Rectangular piece of parchment with middle section a dark brown from ingrained dirt.
Court of Arches [Bbb/818] at start of surface cleaning

I was assigned to cleaning documents from the Court of Arches, Bbb series, created in the sixteenth and seventeenth century. I saw how a document can be given new life under the care of conservators. From being almost unintelligible due to the sheer amount of dust and grime on the items, the collection care team was able to get the documents to a condition they could be used by researchers in the reading room.

Three people sitting around a work bench cleaning archive items.
Georgia (middle), History MA student at Queen Mary University of London, cleaning Court of Arches collection items along with Lambeth Palace staff.

The tools a conservator uses is an area I felt I had some understanding of. As a history student a lot of my recommended online media is related to the subject and therefore I have watched quite a few painting restoration videos from large institutions. I assumed that any historical item being restored/conserved had specialist equipment developed to help ensure the best outcome. However, this is not the case. One of the primary tools I used to clean the documents, a smoke sponge, was initially developed to help remove fire soot from walls. The historian is acutely aware of the lack of investment in the humanities, but I had never considered how this would impact the archive. Material held in the archive is the centre piece of historical research and therefore the preservation of historical materials should be a topic in which the historian takes a keen interest.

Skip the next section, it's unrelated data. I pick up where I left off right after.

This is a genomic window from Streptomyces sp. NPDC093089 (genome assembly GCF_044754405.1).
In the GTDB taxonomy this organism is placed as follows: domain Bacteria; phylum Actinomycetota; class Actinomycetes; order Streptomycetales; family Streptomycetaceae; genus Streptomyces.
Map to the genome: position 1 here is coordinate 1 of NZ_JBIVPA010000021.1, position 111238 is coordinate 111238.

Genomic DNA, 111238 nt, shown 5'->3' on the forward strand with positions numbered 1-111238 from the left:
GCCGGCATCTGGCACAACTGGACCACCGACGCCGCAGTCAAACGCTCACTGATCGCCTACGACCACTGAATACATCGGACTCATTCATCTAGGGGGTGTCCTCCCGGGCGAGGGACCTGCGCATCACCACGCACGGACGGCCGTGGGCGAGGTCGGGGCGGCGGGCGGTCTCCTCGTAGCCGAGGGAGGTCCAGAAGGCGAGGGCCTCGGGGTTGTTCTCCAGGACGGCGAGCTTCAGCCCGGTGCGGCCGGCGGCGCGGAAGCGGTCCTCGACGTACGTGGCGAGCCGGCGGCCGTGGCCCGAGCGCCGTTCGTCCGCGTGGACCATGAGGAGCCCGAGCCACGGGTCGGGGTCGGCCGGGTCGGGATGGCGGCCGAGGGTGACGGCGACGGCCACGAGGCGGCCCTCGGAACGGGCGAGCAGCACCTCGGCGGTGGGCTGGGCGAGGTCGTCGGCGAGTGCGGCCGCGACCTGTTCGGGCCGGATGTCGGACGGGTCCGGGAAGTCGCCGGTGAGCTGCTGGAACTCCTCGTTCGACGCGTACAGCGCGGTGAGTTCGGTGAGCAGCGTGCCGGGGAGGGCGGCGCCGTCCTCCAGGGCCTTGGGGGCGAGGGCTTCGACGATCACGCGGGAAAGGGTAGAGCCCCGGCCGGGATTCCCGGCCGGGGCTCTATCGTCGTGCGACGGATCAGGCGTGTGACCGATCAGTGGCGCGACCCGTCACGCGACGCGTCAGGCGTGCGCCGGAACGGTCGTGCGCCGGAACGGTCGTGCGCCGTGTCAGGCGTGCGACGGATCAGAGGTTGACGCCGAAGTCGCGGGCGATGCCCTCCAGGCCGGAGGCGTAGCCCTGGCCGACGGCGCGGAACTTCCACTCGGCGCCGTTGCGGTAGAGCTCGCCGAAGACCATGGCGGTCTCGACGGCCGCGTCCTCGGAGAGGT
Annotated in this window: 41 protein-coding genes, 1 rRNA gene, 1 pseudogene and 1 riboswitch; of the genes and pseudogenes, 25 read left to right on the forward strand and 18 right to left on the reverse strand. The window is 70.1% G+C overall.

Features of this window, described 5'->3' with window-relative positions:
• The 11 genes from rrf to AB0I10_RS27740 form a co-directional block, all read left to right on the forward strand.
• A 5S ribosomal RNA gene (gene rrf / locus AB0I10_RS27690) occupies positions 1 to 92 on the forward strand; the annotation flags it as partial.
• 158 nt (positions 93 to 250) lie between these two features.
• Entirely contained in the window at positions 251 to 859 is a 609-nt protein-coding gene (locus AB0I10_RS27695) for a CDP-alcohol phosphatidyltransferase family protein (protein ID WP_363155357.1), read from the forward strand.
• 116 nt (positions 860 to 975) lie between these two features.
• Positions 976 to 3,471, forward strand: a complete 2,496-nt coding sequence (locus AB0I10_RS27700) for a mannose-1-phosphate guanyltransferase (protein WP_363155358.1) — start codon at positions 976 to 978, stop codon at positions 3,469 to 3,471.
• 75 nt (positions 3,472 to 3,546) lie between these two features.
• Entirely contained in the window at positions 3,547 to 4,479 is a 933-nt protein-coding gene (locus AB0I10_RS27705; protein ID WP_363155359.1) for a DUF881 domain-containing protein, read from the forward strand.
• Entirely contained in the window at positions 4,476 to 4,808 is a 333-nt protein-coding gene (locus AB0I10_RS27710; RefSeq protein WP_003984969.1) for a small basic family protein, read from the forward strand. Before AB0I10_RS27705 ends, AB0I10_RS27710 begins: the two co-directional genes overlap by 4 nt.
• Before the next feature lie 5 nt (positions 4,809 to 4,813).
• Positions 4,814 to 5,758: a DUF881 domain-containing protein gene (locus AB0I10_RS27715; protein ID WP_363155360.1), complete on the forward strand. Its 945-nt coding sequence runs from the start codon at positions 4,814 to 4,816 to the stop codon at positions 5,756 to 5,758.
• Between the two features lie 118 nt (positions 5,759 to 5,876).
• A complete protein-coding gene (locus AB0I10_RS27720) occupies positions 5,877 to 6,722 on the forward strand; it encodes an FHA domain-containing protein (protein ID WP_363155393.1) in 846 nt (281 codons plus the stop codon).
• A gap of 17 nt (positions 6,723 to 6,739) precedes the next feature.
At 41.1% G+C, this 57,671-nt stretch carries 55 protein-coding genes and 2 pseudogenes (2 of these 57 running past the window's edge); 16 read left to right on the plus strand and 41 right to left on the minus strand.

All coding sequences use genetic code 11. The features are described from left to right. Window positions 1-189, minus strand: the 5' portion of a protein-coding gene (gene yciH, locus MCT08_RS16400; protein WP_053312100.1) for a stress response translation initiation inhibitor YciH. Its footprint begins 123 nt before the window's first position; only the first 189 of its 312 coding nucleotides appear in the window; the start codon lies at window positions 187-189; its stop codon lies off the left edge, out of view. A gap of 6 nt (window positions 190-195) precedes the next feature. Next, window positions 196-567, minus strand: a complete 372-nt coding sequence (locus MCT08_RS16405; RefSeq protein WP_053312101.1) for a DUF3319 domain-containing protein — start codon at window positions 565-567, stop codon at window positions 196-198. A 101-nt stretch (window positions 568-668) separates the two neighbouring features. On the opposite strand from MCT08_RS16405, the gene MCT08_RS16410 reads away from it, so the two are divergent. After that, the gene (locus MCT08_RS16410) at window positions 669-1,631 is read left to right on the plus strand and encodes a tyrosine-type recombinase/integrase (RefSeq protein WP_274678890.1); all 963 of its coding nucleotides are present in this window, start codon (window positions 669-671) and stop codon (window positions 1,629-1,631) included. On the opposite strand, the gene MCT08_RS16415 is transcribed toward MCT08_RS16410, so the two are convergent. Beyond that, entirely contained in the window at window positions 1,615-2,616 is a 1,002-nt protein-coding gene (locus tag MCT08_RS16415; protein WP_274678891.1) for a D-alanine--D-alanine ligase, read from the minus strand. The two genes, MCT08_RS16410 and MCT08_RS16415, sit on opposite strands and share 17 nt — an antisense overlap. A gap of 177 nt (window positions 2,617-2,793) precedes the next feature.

Rectangular piece of parchment with middle section a dark brown from ingrained dirt.
Court of Arches [Bbb/818] after surface cleaning

Before my experience in the Collection Care studio at Lambeth Palace Library, I had never thought of documents of historical interest being outside the temperature controlled walls of accredited institutions. Perhaps this is because I am a modern political history student, or because I had rarely considered the life of the items I was analysing outside of their initial production, but whatever the case I had never thought documents could become so dirty. My day spent at Lambeth was incredibly enlightening. The next time I go to the archive I will definitely consider how the documents I have requested may have looked before they were left in the care of the archive and made accessible to researchers.